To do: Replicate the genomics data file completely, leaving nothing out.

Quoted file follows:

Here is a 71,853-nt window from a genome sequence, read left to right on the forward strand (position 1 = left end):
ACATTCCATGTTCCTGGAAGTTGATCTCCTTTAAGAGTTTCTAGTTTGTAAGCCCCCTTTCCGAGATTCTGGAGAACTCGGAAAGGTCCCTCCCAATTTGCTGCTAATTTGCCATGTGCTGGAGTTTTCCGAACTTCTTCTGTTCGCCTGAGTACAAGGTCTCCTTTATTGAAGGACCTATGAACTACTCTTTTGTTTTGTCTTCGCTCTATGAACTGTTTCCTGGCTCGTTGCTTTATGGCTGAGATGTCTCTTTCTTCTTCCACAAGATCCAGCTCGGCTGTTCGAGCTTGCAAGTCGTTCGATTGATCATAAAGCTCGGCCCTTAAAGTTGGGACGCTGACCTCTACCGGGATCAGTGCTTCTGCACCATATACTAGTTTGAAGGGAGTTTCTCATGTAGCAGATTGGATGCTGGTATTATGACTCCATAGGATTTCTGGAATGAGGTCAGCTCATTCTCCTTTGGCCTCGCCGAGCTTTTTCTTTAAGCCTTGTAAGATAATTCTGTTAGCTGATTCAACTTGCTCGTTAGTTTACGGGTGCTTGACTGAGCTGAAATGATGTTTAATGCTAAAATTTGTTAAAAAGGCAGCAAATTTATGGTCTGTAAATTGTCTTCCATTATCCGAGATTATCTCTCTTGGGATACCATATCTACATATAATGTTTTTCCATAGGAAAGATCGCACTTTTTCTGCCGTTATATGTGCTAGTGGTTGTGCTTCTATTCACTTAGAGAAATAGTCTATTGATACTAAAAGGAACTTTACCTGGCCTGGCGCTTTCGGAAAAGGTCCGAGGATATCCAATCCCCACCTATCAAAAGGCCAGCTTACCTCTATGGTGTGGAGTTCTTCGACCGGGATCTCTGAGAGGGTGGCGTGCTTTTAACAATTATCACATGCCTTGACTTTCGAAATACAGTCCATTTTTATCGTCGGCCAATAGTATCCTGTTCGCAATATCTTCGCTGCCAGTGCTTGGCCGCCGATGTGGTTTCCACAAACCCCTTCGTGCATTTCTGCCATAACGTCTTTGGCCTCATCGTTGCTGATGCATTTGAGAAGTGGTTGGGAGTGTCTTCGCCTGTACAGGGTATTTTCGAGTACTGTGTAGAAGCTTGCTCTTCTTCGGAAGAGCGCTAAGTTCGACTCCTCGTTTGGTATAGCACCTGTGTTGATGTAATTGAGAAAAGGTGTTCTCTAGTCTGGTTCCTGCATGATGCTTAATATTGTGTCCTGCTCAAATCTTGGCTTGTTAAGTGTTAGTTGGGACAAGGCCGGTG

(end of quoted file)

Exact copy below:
Here is a 71,853-nt window from a genome sequence, read left to right on the forward strand (position 1 = left end):
ACATTCCATGTTCCTGGAAGTTGATCTCCTTTAAGAGTTTCTAGTTTGTAAGCCCCCTTTCCGAGATTCTGGAGAACTCGGAAAGGTCCCTCCCAATTTGCTGCTAATTTGCCATGTGCTGGAGTTTTCCGAACTTCTTCTGTTCGCCTGAGTACAAGGTCTCCTTTATTGAAGGACCTATGAACTACTCTTTTGTTTTGTCTTCGCTCTATGAACTGTTTCCTGGCTCGTTGCTTTATGGCTGAGATGTCTCTTTCTTCTTCCACAAGATCCAGCTCGGCTGTTCGAGCTTGCAAGTCGTTCGATTGATCATAAAGCTCGGCCCTTAAAGTTGGGACGCTGACCTCTACCGGGATCAGTGCTTCTGCACCATATACTAGTTTGAAGGGAGTTTCTCATGTAGCAGATTGGATGCTGGTATTATGACTCCATAGGATTTCTGGAATGAGGTCAGCTCATTCTCCTTTGGCCTCGCCGAGCTTTTTCTTTAAGCCTTGTAAGATAATTCTGTTAGCTGATTCAACTTGCTCGTTAGTTTACGGGTGCTTGACTGAGCTGAAATGATGTTTAATGCTAAAATTTGTTAAAAAGGCAGCAAATTTATGGTCTGTAAATTGTCTTCCATTATCCGAGATTATCTCTCTTGGGATACCATATCTACATATAATGTTTTTCCATAGGAAAGATCGCACTTTTTCTGCCGTTATATGTGCTAGTGGTTGTGCTTCTATTCACTTAGAGAAATAGTCTATTGATACTAAAAGGAACTTTACCTGGCCTGGCGCTTTCGGAAAAGGTCCGAGGATATCCAATCCCCACCTATCAAAAGGCCAGCTTACCTCTATGGTGTGGAGTTCTTCGACCGGGATCTCTGAGAGGGTGGCGTGCTTTTAACAATTATCACATGCCTTGACTTTCGAAATACAGTCCATTTTTATCGTCGGCCAATAGTATCCTGTTCGCAATATCTTCGCTGCCAGTGCTTGGCCGCCGATGTGGTTTCCACAAACCCCTTCGTGCATTTCTGCCATAACGTCTTTGGCCTCATCGTTGCTGATGCATTTGAGAAGTGGTTGGGAGTGTCTTCGCCTGTACAGGGTATTTTCGAGTACTGTGTAGAAGCTTGCTCTTCTTCGGAAGAGCGCTAAGTTCGACTCCTCGTTTGGTATAGCACCTGTGTTGATGTAATTGAGAAAAGGTGTTCTCTAGTCTGGTTCCTGCATGATGCTTAATATTGTGTCCTGCTCAAATCTTGGCTTGTTAAGTGTTAGTTGGGACAAGGCCGGTG